How to make your writing actually say something


Feature image by: Ben Rea

Whether you’re writing a narrative, listicle, or a caption for a photograph, don’t get caught up in abstractions, platitudes, and cliches. Because these have been a big part of “travel writing” (actually, it’s the result of travel marketing) for such a long time it can be hard to know when you’re doing it; for a large part it’s become the norm. As a beginner writer it can take a while to find your own voice, so you emulate what you read, and many of us have been reading travel fluff for a long time. The hard part is recognizing when we read it, and when we write it. You’ve likely heard the phrase “show don’t tell.” You’re also sure to know of the 5Ws: Who, What, Where, When, and Why. Use these to inject details into your writing; details that transport the reader, that evoke emotion (as opposed to imposing emotion), that show you were actually there at a specific place, at a specific time. Use street names, people names, specific meals, drinks, smells, colors, sounds, etc. Put an end to the “magnificent vistas” and “hidden gems.”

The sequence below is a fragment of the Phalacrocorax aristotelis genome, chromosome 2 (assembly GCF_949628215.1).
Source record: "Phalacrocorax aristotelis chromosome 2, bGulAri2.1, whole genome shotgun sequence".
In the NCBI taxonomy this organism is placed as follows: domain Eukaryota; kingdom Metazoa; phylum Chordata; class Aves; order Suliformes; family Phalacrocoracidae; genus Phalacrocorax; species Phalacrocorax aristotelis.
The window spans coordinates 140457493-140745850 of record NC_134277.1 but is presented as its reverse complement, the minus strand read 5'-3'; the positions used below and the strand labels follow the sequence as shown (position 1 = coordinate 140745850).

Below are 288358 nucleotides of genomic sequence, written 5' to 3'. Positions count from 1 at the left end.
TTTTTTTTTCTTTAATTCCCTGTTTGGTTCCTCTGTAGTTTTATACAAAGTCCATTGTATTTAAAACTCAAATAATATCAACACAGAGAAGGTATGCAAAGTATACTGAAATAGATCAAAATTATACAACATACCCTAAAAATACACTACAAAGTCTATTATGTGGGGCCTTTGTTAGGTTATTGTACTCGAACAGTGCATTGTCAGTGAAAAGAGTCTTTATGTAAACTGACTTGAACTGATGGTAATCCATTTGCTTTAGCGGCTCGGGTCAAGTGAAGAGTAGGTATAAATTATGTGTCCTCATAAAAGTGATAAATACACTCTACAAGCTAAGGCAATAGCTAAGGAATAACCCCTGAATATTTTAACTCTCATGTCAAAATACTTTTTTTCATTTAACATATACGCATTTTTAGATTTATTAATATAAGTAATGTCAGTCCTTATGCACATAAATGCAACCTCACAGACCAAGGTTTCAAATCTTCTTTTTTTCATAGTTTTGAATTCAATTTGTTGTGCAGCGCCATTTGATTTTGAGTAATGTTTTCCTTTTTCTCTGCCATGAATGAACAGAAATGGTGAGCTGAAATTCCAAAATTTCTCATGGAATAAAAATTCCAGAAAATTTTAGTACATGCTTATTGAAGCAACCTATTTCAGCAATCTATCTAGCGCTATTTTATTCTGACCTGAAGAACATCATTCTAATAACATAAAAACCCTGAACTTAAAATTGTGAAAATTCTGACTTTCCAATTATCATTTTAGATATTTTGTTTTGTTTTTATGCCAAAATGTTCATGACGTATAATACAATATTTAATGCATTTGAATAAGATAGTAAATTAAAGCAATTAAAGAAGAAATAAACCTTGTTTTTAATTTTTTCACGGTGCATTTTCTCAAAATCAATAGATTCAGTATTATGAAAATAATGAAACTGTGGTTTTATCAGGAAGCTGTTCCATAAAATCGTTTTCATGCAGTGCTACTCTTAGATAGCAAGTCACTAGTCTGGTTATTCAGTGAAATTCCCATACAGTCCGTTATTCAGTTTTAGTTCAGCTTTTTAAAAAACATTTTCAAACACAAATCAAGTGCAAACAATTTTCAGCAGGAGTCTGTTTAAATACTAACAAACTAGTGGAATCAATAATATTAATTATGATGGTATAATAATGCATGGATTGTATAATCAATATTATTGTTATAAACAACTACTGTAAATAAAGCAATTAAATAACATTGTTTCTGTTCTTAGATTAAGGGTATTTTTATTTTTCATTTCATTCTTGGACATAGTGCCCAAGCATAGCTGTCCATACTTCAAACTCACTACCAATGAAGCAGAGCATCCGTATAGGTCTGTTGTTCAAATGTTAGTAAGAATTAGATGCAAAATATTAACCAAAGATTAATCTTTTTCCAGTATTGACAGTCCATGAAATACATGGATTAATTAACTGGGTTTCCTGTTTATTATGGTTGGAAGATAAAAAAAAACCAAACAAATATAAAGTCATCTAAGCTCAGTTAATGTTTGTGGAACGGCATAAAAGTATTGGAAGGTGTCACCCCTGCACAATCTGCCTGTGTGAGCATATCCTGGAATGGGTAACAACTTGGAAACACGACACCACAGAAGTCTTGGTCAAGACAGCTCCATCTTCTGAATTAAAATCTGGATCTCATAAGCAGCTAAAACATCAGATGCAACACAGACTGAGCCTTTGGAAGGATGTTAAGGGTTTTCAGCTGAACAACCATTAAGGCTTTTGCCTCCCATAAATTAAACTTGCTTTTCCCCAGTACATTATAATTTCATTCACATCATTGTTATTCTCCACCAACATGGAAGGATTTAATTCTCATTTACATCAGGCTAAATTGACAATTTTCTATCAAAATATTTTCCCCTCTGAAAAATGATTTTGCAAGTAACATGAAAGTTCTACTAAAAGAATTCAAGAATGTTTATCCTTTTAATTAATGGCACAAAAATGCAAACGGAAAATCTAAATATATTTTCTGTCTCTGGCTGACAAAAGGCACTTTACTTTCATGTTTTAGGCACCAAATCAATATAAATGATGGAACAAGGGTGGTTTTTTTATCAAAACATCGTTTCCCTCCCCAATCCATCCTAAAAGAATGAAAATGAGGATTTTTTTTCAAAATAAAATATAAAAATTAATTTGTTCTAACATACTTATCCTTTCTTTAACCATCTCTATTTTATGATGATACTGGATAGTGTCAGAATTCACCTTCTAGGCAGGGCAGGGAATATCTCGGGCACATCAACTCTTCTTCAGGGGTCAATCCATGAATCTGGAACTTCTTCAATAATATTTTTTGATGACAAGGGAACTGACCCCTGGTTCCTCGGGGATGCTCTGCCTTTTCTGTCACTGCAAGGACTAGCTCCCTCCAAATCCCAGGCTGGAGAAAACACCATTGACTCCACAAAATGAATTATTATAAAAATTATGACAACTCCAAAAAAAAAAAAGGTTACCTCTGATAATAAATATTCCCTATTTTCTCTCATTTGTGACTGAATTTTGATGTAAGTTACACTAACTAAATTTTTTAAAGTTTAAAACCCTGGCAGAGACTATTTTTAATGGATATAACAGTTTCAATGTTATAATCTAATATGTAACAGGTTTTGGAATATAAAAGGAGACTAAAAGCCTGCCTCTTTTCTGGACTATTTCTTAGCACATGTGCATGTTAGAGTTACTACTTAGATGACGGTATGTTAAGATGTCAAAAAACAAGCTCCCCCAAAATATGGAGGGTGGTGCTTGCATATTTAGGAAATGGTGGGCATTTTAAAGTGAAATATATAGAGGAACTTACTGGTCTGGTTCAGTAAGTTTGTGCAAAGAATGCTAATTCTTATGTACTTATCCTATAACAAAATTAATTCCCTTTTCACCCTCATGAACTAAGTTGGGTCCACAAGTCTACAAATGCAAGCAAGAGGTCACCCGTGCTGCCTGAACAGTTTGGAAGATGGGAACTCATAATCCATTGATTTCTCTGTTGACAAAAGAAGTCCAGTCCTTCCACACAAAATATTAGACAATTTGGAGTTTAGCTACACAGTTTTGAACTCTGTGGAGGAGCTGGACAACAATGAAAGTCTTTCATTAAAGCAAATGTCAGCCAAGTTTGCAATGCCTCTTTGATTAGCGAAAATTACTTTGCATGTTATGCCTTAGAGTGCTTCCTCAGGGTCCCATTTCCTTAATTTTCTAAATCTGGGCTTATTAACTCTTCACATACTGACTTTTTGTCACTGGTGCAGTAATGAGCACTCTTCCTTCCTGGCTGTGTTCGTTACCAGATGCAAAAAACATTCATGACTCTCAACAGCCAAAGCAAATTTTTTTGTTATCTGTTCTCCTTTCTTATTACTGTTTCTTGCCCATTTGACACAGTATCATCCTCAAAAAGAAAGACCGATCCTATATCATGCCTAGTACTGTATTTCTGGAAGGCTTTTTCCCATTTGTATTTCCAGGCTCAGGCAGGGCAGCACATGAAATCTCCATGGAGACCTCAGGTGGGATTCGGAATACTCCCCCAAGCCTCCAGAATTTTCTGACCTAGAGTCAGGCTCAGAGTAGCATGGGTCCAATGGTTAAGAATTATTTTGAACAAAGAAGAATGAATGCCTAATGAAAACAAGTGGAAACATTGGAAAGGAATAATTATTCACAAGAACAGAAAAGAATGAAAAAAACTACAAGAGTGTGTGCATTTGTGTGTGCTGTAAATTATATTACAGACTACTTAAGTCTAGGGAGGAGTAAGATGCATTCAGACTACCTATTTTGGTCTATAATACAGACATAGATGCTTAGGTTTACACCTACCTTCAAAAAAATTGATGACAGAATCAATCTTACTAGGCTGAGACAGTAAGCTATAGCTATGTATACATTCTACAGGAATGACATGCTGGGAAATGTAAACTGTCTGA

Here are a few articles we’ve published in the past that illustrate concepts we teach in the MatadorU curricula:

Our travel writing courses take these to the next level and you’ll get one-on-one workshopping with a mentor.

Happy writing all!

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